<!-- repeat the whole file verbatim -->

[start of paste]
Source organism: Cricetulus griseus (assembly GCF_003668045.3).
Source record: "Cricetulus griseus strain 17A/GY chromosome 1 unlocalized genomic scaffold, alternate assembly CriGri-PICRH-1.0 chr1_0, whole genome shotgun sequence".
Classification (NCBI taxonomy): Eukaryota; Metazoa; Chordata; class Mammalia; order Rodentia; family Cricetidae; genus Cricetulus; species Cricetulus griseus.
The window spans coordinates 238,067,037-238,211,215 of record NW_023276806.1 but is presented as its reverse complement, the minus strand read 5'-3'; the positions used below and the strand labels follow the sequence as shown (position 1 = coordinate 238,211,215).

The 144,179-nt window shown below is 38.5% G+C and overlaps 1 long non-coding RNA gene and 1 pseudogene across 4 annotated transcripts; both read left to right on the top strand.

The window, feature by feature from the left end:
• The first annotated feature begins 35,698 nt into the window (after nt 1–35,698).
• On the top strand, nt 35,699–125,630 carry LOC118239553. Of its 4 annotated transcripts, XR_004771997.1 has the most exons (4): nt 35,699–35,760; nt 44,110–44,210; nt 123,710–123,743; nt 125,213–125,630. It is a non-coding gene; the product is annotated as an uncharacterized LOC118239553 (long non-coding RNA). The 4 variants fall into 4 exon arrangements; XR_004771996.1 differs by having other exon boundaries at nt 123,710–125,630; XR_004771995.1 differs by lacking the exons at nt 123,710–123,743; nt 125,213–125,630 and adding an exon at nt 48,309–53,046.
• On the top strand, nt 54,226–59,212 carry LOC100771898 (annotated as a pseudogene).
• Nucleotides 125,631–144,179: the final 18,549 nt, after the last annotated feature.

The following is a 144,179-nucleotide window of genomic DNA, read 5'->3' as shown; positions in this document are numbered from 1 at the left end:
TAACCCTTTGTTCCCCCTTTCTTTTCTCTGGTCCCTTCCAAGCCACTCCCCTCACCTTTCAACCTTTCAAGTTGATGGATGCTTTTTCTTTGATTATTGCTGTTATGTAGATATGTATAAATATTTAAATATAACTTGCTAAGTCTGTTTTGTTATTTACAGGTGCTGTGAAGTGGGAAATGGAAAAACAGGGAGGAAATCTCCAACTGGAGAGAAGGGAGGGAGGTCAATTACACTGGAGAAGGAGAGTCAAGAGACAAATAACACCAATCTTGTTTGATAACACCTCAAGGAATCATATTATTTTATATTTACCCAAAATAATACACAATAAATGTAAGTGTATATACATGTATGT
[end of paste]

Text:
Source organism: Cricetulus griseus (assembly GCF_003668045.3).
Source record: "Cricetulus griseus strain 17A/GY chromosome 1 unlocalized genomic scaffold, alternate assembly CriGri-PICRH-1.0 chr1_0, whole genome shotgun sequence".
Classification (NCBI taxonomy): Eukaryota; Metazoa; Chordata; class Mammalia; order Rodentia; family Cricetidae; genus Cricetulus; species Cricetulus griseus.
The window spans coordinates 238,067,037-238,211,215 of record NW_023276806.1 but is presented as its reverse complement, the minus strand read 5'-3'; the positions used below and the strand labels follow the sequence as shown (position 1 = coordinate 238,211,215).

The 144,179-nt window shown below is 38.5% G+C and overlaps 1 long non-coding RNA gene and 1 pseudogene across 4 annotated transcripts; both read left to right on the top strand.

The window, feature by feature from the left end:
• The first annotated feature begins 35,698 nt into the window (after nt 1–35,698).
• On the top strand, nt 35,699–125,630 carry LOC118239553. Of its 4 annotated transcripts, XR_004771997.1 has the most exons (4): nt 35,699–35,760; nt 44,110–44,210; nt 123,710–123,743; nt 125,213–125,630. It is a non-coding gene; the product is annotated as an uncharacterized LOC118239553 (long non-coding RNA). The 4 variants fall into 4 exon arrangements; XR_004771996.1 differs by having other exon boundaries at nt 123,710–125,630; XR_004771995.1 differs by lacking the exons at nt 123,710–123,743; nt 125,213–125,630 and adding an exon at nt 48,309–53,046.
• On the top strand, nt 54,226–59,212 carry LOC100771898 (annotated as a pseudogene).
• Nucleotides 125,631–144,179: the final 18,549 nt, after the last annotated feature.

The following is a 144,179-nucleotide window of genomic DNA, read 5'->3' as shown; positions in this document are numbered from 1 at the left end:
TAACCCTTTGTTCCCCCTTTCTTTTCTCTGGTCCCTTCCAAGCCACTCCCCTCACCTTTCAACCTTTCAAGTTGATGGATGCTTTTTCTTTGATTATTGCTGTTATGTAGATATGTATAAATATTTAAATATAACTTGCTAAGTCTGTTTTGTTATTTACAGGTGCTGTGAAGTGGGAAATGGAAAAACAGGGAGGAAATCTCCAACTGGAGAGAAGGGAGGGAGGTCAATTACACTGGAGAAGGAGAGTCAAGAGACAAATAACACCAATCTTGTTTGATAACACCTCAAGGAATCATATTATTTTATATTTACCCAAAATAATACACAATAAATGTAAGTGTATATACATGTATGT